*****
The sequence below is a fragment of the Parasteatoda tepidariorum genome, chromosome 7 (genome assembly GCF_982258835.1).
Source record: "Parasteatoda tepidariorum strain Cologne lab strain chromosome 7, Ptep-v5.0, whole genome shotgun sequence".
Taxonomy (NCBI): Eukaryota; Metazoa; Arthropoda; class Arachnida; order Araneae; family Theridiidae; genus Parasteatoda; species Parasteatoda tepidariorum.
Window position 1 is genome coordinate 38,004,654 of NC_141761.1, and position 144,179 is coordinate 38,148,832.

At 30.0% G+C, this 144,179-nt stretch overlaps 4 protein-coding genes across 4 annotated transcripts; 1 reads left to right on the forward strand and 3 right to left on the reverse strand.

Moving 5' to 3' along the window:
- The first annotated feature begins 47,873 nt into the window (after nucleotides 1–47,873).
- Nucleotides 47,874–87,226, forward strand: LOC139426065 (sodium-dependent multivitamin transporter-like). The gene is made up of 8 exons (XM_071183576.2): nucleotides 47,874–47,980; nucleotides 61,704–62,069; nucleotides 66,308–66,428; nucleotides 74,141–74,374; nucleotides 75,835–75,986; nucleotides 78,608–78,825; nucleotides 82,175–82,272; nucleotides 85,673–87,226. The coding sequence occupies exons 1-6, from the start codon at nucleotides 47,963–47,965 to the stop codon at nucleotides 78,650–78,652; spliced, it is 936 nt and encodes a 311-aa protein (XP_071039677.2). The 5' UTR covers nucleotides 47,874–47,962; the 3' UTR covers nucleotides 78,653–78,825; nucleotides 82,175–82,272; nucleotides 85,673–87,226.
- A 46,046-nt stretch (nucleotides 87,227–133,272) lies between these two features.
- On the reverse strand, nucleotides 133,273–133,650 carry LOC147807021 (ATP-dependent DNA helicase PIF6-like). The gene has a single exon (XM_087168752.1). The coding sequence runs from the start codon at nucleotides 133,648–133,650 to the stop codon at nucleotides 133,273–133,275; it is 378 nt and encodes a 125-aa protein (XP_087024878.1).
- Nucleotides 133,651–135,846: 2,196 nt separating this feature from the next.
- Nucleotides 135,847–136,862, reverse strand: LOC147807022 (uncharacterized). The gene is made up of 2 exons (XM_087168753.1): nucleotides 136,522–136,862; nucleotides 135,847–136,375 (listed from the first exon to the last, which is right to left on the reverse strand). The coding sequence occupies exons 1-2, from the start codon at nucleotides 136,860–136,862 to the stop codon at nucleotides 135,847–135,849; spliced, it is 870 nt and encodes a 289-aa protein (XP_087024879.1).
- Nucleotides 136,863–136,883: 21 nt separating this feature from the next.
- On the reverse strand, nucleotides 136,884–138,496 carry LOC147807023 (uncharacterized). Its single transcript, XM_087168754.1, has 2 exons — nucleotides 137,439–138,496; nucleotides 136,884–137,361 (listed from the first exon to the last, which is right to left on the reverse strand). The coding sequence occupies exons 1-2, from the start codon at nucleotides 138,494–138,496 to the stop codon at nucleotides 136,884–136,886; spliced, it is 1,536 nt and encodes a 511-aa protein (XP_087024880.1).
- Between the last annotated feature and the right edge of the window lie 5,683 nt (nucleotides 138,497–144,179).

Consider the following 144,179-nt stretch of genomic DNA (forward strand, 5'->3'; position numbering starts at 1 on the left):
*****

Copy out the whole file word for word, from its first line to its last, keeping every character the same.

The sequence below is a fragment of the Parasteatoda tepidariorum genome, chromosome 7 (genome assembly GCF_982258835.1).
Source record: "Parasteatoda tepidariorum strain Cologne lab strain chromosome 7, Ptep-v5.0, whole genome shotgun sequence".
Taxonomy (NCBI): Eukaryota; Metazoa; Arthropoda; class Arachnida; order Araneae; family Theridiidae; genus Parasteatoda; species Parasteatoda tepidariorum.
Window position 1 is genome coordinate 38,004,654 of NC_141761.1, and position 144,179 is coordinate 38,148,832.

At 30.0% G+C, this 144,179-nt stretch overlaps 4 protein-coding genes across 4 annotated transcripts; 1 reads left to right on the forward strand and 3 right to left on the reverse strand.

Moving 5' to 3' along the window:
- The first annotated feature begins 47,873 nt into the window (after nucleotides 1–47,873).
- Nucleotides 47,874–87,226, forward strand: LOC139426065 (sodium-dependent multivitamin transporter-like). The gene is made up of 8 exons (XM_071183576.2): nucleotides 47,874–47,980; nucleotides 61,704–62,069; nucleotides 66,308–66,428; nucleotides 74,141–74,374; nucleotides 75,835–75,986; nucleotides 78,608–78,825; nucleotides 82,175–82,272; nucleotides 85,673–87,226. The coding sequence occupies exons 1-6, from the start codon at nucleotides 47,963–47,965 to the stop codon at nucleotides 78,650–78,652; spliced, it is 936 nt and encodes a 311-aa protein (XP_071039677.2). The 5' UTR covers nucleotides 47,874–47,962; the 3' UTR covers nucleotides 78,653–78,825; nucleotides 82,175–82,272; nucleotides 85,673–87,226.
- A 46,046-nt stretch (nucleotides 87,227–133,272) lies between these two features.
- On the reverse strand, nucleotides 133,273–133,650 carry LOC147807021 (ATP-dependent DNA helicase PIF6-like). The gene has a single exon (XM_087168752.1). The coding sequence runs from the start codon at nucleotides 133,648–133,650 to the stop codon at nucleotides 133,273–133,275; it is 378 nt and encodes a 125-aa protein (XP_087024878.1).
- Nucleotides 133,651–135,846: 2,196 nt separating this feature from the next.
- Nucleotides 135,847–136,862, reverse strand: LOC147807022 (uncharacterized). The gene is made up of 2 exons (XM_087168753.1): nucleotides 136,522–136,862; nucleotides 135,847–136,375 (listed from the first exon to the last, which is right to left on the reverse strand). The coding sequence occupies exons 1-2, from the start codon at nucleotides 136,860–136,862 to the stop codon at nucleotides 135,847–135,849; spliced, it is 870 nt and encodes a 289-aa protein (XP_087024879.1).
- Nucleotides 136,863–136,883: 21 nt separating this feature from the next.
- On the reverse strand, nucleotides 136,884–138,496 carry LOC147807023 (uncharacterized). Its single transcript, XM_087168754.1, has 2 exons — nucleotides 137,439–138,496; nucleotides 136,884–137,361 (listed from the first exon to the last, which is right to left on the reverse strand). The coding sequence occupies exons 1-2, from the start codon at nucleotides 138,494–138,496 to the stop codon at nucleotides 136,884–136,886; spliced, it is 1,536 nt and encodes a 511-aa protein (XP_087024880.1).
- Between the last annotated feature and the right edge of the window lie 5,683 nt (nucleotides 138,497–144,179).

Consider the following 144,179-nt stretch of genomic DNA (forward strand, 5'->3'; position numbering starts at 1 on the left):